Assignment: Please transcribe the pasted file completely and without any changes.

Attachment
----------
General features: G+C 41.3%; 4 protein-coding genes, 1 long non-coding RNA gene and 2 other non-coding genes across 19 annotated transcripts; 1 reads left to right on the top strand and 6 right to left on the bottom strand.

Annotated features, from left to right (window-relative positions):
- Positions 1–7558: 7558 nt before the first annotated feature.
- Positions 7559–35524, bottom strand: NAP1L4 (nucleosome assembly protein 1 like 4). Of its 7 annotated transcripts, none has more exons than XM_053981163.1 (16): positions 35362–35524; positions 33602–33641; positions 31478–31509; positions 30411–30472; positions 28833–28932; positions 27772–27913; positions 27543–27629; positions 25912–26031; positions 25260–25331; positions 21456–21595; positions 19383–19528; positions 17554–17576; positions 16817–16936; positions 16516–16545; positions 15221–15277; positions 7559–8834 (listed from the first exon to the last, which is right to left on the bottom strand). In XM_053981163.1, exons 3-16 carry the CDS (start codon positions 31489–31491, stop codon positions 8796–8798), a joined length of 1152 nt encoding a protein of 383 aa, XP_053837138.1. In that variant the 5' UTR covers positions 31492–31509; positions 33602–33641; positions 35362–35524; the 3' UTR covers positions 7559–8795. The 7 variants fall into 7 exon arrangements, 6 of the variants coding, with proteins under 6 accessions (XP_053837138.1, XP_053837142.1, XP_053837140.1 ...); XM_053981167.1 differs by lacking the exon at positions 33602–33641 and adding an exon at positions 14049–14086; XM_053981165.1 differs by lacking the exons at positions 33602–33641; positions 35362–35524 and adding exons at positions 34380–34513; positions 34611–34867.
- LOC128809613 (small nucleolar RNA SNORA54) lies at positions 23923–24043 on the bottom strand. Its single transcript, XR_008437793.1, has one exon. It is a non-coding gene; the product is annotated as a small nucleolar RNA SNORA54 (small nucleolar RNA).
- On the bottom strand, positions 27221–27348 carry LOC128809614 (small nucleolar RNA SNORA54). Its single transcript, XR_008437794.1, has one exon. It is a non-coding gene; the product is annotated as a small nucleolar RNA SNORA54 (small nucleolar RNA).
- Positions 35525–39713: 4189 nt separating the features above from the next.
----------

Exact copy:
General features: G+C 41.3%; 4 protein-coding genes, 1 long non-coding RNA gene and 2 other non-coding genes across 19 annotated transcripts; 1 reads left to right on the top strand and 6 right to left on the bottom strand.

Annotated features, from left to right (window-relative positions):
- Positions 1–7558: 7558 nt before the first annotated feature.
- Positions 7559–35524, bottom strand: NAP1L4 (nucleosome assembly protein 1 like 4). Of its 7 annotated transcripts, none has more exons than XM_053981163.1 (16): positions 35362–35524; positions 33602–33641; positions 31478–31509; positions 30411–30472; positions 28833–28932; positions 27772–27913; positions 27543–27629; positions 25912–26031; positions 25260–25331; positions 21456–21595; positions 19383–19528; positions 17554–17576; positions 16817–16936; positions 16516–16545; positions 15221–15277; positions 7559–8834 (listed from the first exon to the last, which is right to left on the bottom strand). In XM_053981163.1, exons 3-16 carry the CDS (start codon positions 31489–31491, stop codon positions 8796–8798), a joined length of 1152 nt encoding a protein of 383 aa, XP_053837138.1. In that variant the 5' UTR covers positions 31492–31509; positions 33602–33641; positions 35362–35524; the 3' UTR covers positions 7559–8795. The 7 variants fall into 7 exon arrangements, 6 of the variants coding, with proteins under 6 accessions (XP_053837138.1, XP_053837142.1, XP_053837140.1 ...); XM_053981167.1 differs by lacking the exon at positions 33602–33641 and adding an exon at positions 14049–14086; XM_053981165.1 differs by lacking the exons at positions 33602–33641; positions 35362–35524 and adding exons at positions 34380–34513; positions 34611–34867.
- LOC128809613 (small nucleolar RNA SNORA54) lies at positions 23923–24043 on the bottom strand. Its single transcript, XR_008437793.1, has one exon. It is a non-coding gene; the product is annotated as a small nucleolar RNA SNORA54 (small nucleolar RNA).
- On the bottom strand, positions 27221–27348 carry LOC128809614 (small nucleolar RNA SNORA54). Its single transcript, XR_008437794.1, has one exon. It is a non-coding gene; the product is annotated as a small nucleolar RNA SNORA54 (small nucleolar RNA).
- Positions 35525–39713: 4189 nt separating the features above from the next.